Cats Club|Health|How to Tell If Your Cat Has a Hairball: The Most Common Symptoms and Treatment

How to Tell If Your Cat Has a Hairball: The Most Common Symptoms and Treatment

May.21.2021 221
cat hairball symptoms

Many cat owners find it very difficult get used to the idea that cats can have hairballs. Are hairballs normal for cats? To be honest, yes. However, it can be a cat hairball problem if you notice signs of a stuck hairball. This kind of grooming is perfectly normal and cats must do it to keep their fur in good condition. However, how much should the cat pull out hairballs, what causes and symptoms should you still know. It is an important topic, so read attentively!

Does My Cat Have a Hairball: What Are the Causes?

This phenomenon often scares owners, but it happens in all cats. The tongue of a cat can be called a kind of grater, which comb the wool cover when washing. In the process of licking, individual hairs remain on the tongue, which the pet spits out. B but a small amount of wool is still swallowed and enters the esophagus. After a while, most of the swallowed hairs will pass through the gastrointestinal tract along with the feces. The remaining hairs will gradually accumulate in the stomach and form trichobezoars, which are subsequently regurgitated by the cat. This is a normal physiological process. A health hazard arises only when the hairball becomes too large and cannot exit either through the stomach or through the anus. And then it is already worth asking the question: “How to help a cat with hairballs”? The risk of trichobezoar formation increases in cases of:

  • Intense shedding;
  • Impaired metabolism;
  • Hormonal diseases;
  • Improper unbalanced diet;
  • Stress;
  • Avitaminosis;
  • Frequent licking due to parasite infestation.

Street cats or pets that are allowed to go for a walk naturally decide this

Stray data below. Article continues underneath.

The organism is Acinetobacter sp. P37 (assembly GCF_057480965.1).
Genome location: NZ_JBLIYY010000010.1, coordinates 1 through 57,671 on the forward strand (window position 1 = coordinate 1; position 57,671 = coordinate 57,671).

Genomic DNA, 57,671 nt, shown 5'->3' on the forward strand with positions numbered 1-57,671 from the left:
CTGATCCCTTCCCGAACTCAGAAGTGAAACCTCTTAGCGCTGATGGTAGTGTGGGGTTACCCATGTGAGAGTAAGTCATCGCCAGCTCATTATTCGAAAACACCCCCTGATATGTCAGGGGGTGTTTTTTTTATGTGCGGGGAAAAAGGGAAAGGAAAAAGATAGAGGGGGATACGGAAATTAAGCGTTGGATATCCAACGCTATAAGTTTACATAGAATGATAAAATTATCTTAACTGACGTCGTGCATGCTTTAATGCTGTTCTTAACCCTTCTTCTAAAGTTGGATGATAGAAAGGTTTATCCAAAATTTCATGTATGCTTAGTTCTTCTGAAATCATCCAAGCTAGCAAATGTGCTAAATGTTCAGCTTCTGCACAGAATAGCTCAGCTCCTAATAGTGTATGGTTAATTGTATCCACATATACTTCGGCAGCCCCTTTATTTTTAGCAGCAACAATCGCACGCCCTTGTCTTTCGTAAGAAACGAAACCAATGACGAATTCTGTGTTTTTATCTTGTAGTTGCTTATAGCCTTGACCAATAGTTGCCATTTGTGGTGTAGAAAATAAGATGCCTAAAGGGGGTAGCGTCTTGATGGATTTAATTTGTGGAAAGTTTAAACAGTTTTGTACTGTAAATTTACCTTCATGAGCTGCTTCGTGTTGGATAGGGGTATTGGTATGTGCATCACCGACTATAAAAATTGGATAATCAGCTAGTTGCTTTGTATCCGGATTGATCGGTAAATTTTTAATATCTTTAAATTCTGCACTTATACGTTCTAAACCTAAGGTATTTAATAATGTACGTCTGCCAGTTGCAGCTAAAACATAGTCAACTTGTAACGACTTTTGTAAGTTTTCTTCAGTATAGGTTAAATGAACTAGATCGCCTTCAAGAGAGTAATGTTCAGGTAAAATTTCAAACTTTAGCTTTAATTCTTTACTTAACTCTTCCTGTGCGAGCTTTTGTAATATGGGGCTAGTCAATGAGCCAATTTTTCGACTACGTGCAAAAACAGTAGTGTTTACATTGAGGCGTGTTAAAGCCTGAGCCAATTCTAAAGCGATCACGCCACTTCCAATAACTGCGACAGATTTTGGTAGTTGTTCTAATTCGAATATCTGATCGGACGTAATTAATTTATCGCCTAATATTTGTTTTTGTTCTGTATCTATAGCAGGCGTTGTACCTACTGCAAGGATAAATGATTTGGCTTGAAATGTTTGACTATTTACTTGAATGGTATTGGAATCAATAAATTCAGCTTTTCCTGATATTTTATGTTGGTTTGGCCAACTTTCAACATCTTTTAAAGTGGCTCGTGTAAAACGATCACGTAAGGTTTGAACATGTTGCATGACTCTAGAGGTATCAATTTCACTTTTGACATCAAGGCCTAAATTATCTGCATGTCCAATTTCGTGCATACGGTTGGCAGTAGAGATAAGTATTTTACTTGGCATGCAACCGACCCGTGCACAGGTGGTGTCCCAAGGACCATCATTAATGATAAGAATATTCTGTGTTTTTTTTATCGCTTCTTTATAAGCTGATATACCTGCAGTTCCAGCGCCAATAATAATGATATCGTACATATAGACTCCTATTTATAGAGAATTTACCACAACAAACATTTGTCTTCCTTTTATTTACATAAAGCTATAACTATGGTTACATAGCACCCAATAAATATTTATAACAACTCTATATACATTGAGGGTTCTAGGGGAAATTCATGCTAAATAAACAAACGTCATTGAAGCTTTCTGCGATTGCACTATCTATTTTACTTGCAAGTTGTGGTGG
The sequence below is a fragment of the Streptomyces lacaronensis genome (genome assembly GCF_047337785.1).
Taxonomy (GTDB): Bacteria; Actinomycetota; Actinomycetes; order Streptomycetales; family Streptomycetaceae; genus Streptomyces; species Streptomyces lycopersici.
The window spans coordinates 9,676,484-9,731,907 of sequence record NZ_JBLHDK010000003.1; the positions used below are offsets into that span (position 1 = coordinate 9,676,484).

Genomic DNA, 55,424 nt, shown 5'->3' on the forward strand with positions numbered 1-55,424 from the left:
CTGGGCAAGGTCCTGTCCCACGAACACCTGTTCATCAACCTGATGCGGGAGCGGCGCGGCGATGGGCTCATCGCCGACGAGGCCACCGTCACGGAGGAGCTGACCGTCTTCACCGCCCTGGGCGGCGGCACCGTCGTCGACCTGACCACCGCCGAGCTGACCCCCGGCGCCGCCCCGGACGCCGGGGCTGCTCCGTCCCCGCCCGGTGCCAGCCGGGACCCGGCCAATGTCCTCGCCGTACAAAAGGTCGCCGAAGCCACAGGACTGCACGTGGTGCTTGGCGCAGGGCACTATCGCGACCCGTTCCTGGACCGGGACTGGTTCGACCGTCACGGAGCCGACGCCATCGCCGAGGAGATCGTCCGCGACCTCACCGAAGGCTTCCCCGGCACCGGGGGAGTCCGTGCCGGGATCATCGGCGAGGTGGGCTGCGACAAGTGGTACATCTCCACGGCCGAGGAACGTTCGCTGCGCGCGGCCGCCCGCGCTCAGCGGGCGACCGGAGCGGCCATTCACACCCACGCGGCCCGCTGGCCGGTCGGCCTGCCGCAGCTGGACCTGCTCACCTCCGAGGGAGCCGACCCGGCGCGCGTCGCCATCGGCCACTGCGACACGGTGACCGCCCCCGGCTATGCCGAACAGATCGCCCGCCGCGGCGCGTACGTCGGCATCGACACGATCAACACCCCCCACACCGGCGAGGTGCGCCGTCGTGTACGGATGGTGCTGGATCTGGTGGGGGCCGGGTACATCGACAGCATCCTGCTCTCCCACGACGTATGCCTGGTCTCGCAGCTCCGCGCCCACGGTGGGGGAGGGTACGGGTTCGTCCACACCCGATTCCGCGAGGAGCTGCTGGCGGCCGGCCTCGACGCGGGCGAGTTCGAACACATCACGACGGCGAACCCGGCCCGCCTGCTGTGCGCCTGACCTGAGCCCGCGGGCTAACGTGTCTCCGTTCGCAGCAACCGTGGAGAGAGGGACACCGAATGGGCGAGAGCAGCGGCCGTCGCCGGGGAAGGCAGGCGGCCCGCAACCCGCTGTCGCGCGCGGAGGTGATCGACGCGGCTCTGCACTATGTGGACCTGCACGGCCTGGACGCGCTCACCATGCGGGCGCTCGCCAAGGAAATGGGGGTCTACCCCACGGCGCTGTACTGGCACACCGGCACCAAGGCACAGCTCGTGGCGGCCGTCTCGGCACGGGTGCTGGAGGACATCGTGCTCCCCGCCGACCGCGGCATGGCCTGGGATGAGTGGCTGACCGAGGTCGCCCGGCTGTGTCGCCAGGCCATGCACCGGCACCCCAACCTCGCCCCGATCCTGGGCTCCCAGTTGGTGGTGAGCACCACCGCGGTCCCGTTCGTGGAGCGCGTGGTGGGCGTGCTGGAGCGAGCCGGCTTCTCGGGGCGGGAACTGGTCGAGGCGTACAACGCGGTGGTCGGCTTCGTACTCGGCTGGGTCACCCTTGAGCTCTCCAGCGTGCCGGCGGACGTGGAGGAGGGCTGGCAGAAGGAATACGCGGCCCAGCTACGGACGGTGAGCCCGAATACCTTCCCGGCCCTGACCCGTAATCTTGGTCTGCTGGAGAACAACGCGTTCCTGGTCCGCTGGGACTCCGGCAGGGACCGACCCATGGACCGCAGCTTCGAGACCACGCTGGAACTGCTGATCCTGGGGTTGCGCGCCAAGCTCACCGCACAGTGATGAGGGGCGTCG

What Are the Symptoms of Hairballs in Cats?

are hairballs normal for cats

Even a small kitten, who is just learning to lick its fur coat, can regurgitate a ball of fur that overflows its stomach. In an adult animal, stomach cleansing from 1 to 6 times a month is considered the norm. It depends on the length of the coat and the age of the animal. The owner should be alert if the pet has the following cat hairball symptoms:

  • Constipation or rare hard stools with pieces of wool;
  • Daily vomiting of hair;
  • Temperature increase;
  • Blood, mucus, scraps of wool in vomit;
  • The inability to regurgitate the trichobezoar on its own;
  • Cough;
  • Refusal to eat due to a full stomach;
  • Salivation;
  • Swollen, painful abdomen on palpation;
  • The coat becomes unkempt, disheveled, but the cat does not wash or lick it;
  • It ceases to be active and seeks to hide in a secluded corner.

By the way, if you notice constipation or diarrhea in your cat, then these may be cat hairball blockage symptoms. Do not speculate about the reasons for your pet’s poor health, contact your veterinarian.

Is It Easy to Diagnose Cat Hairballs?

how to treat hairballs

It is not difficult for an experienced veterinarian to make a correct diagnosis. There are many ways a veterinarian can do this. For example, an x-ray or a physical examination. Do not do it yourself under any circumstances. Constant vomiting is one of the signs of a hairball, isn’t it? However, it can also be a sign of asthma. You may notice the symptoms but not make a diagnosis. The main thing is to contact a specialist in time.